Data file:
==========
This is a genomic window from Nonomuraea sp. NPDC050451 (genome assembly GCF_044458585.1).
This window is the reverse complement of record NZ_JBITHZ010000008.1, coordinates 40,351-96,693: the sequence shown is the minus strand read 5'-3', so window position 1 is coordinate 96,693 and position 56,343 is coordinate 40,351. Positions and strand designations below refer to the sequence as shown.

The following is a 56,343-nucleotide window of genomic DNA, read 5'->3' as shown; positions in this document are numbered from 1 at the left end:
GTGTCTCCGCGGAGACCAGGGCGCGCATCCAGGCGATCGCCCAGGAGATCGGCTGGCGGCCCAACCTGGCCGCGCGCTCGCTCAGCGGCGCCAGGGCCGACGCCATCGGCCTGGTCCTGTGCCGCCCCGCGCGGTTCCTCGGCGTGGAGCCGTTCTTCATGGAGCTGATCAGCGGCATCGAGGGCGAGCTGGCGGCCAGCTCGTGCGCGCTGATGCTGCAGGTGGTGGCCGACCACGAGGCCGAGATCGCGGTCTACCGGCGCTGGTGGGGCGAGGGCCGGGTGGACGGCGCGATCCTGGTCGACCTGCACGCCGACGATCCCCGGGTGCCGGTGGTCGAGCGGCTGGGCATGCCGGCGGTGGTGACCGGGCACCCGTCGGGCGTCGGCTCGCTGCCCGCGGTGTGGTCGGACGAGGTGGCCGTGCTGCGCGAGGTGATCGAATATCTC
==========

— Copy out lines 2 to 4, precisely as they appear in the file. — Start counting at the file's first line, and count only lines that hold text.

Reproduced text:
This window is the reverse complement of record NZ_JBITHZ010000008.1, coordinates 40,351-96,693: the sequence shown is the minus strand read 5'-3', so window position 1 is coordinate 96,693 and position 56,343 is coordinate 40,351. Positions and strand designations below refer to the sequence as shown.

The following is a 56,343-nucleotide window of genomic DNA, read 5'->3' as shown; positions in this document are numbered from 1 at the left end:
GTGTCTCCGCGGAGACCAGGGCGCGCATCCAGGCGATCGCCCAGGAGATCGGCTGGCGGCCCAACCTGGCCGCGCGCTCGCTCAGCGGCGCCAGGGCCGACGCCATCGGCCTGGTCCTGTGCCGCCCCGCGCGGTTCCTCGGCGTGGAGCCGTTCTTCATGGAGCTGATCAGCGGCATCGAGGGCGAGCTGGCGGCCAGCTCGTGCGCGCTGATGCTGCAGGTGGTGGCCGACCACGAGGCCGAGATCGCGGTCTACCGGCGCTGGTGGGGCGAGGGCCGGGTGGACGGCGCGATCCTGGTCGACCTGCACGCCGACGATCCCCGGGTGCCGGTGGTCGAGCGGCTGGGCATGCCGGCGGTGGTGACCGGGCACCCGTCGGGCGTCGGCTCGCTGCCCGCGGTGTGGTCGGACGAGGTGGCCGTGCTGCGCGAGGTGATCGAATATCTC